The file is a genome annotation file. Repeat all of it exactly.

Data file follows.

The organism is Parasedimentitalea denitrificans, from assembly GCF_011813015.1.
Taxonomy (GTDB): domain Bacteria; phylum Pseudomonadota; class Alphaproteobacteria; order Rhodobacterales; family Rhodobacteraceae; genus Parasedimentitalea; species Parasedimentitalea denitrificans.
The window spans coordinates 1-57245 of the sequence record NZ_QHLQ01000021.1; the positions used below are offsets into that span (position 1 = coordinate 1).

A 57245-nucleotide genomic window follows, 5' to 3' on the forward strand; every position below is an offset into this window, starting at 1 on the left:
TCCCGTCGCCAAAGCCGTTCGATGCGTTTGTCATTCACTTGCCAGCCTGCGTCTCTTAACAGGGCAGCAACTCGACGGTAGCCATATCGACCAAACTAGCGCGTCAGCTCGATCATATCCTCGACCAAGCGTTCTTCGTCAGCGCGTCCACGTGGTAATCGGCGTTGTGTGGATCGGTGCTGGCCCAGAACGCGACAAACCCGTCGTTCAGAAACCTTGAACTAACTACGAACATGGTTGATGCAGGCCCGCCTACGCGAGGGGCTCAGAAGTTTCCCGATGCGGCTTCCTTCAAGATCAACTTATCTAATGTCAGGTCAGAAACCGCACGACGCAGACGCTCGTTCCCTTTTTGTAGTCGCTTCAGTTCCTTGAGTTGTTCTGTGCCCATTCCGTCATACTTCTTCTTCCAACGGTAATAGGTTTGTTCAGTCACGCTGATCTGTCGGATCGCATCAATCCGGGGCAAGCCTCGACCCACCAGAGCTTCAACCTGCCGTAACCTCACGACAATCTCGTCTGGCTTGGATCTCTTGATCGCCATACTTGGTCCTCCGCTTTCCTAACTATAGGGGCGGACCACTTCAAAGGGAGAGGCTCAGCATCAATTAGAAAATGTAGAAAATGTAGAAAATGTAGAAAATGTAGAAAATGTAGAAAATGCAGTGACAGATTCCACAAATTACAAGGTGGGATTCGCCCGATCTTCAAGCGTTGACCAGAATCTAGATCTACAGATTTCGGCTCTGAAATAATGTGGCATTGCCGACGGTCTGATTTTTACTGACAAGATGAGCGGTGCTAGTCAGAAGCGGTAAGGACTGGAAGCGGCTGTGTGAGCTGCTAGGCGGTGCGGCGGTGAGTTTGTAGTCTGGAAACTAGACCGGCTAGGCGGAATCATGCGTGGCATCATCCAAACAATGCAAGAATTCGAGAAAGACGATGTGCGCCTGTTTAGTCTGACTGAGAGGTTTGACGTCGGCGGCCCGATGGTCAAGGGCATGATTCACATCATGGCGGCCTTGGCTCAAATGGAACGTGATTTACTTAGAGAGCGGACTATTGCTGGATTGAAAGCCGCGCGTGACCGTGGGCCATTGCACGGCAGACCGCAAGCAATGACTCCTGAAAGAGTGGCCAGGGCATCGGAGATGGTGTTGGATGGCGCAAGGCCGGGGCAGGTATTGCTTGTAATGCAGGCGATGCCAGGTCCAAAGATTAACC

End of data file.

The organism is Parasedimentitalea denitrificans, from assembly GCF_011813015.1.
Taxonomy (GTDB): domain Bacteria; phylum Pseudomonadota; class Alphaproteobacteria; order Rhodobacterales; family Rhodobacteraceae; genus Parasedimentitalea; species Parasedimentitalea denitrificans.
The window spans coordinates 1-57245 of the sequence record NZ_QHLQ01000021.1; the positions used below are offsets into that span (position 1 = coordinate 1).

A 57245-nucleotide genomic window follows, 5' to 3' on the forward strand; every position below is an offset into this window, starting at 1 on the left:
TCCCGTCGCCAAAGCCGTTCGATGCGTTTGTCATTCACTTGCCAGCCTGCGTCTCTTAACAGGGCAGCAACTCGACGGTAGCCATATCGACCAAACTAGCGCGTCAGCTCGATCATATCCTCGACCAAGCGTTCTTCGTCAGCGCGTCCACGTGGTAATCGGCGTTGTGTGGATCGGTGCTGGCCCAGAACGCGACAAACCCGTCGTTCAGAAACCTTGAACTAACTACGAACATGGTTGATGCAGGCCCGCCTACGCGAGGGGCTCAGAAGTTTCCCGATGCGGCTTCCTTCAAGATCAACTTATCTAATGTCAGGTCAGAAACCGCACGACGCAGACGCTCGTTCCCTTTTTGTAGTCGCTTCAGTTCCTTGAGTTGTTCTGTGCCCATTCCGTCATACTTCTTCTTCCAACGGTAATAGGTTTGTTCAGTCACGCTGATCTGTCGGATCGCATCAATCCGGGGCAAGCCTCGACCCACCAGAGCTTCAACCTGCCGTAACCTCACGACAATCTCGTCTGGCTTGGATCTCTTGATCGCCATACTTGGTCCTCCGCTTTCCTAACTATAGGGGCGGACCACTTCAAAGGGAGAGGCTCAGCATCAATTAGAAAATGTAGAAAATGTAGAAAATGTAGAAAATGTAGAAAATGTAGAAAATGCAGTGACAGATTCCACAAATTACAAGGTGGGATTCGCCCGATCTTCAAGCGTTGACCAGAATCTAGATCTACAGATTTCGGCTCTGAAATAATGTGGCATTGCCGACGGTCTGATTTTTACTGACAAGATGAGCGGTGCTAGTCAGAAGCGGTAAGGACTGGAAGCGGCTGTGTGAGCTGCTAGGCGGTGCGGCGGTGAGTTTGTAGTCTGGAAACTAGACCGGCTAGGCGGAATCATGCGTGGCATCATCCAAACAATGCAAGAATTCGAGAAAGACGATGTGCGCCTGTTTAGTCTGACTGAGAGGTTTGACGTCGGCGGCCCGATGGTCAAGGGCATGATTCACATCATGGCGGCCTTGGCTCAAATGGAACGTGATTTACTTAGAGAGCGGACTATTGCTGGATTGAAAGCCGCGCGTGACCGTGGGCCATTGCACGGCAGACCGCAAGCAATGACTCCTGAAAGAGTGGCCAGGGCATCGGAGATGGTGTTGGATGGCGCAAGGCCGGGGCAGGTATTGCTTGTAATGCAGGCGATGCCAGGTCCAAAGATTAACC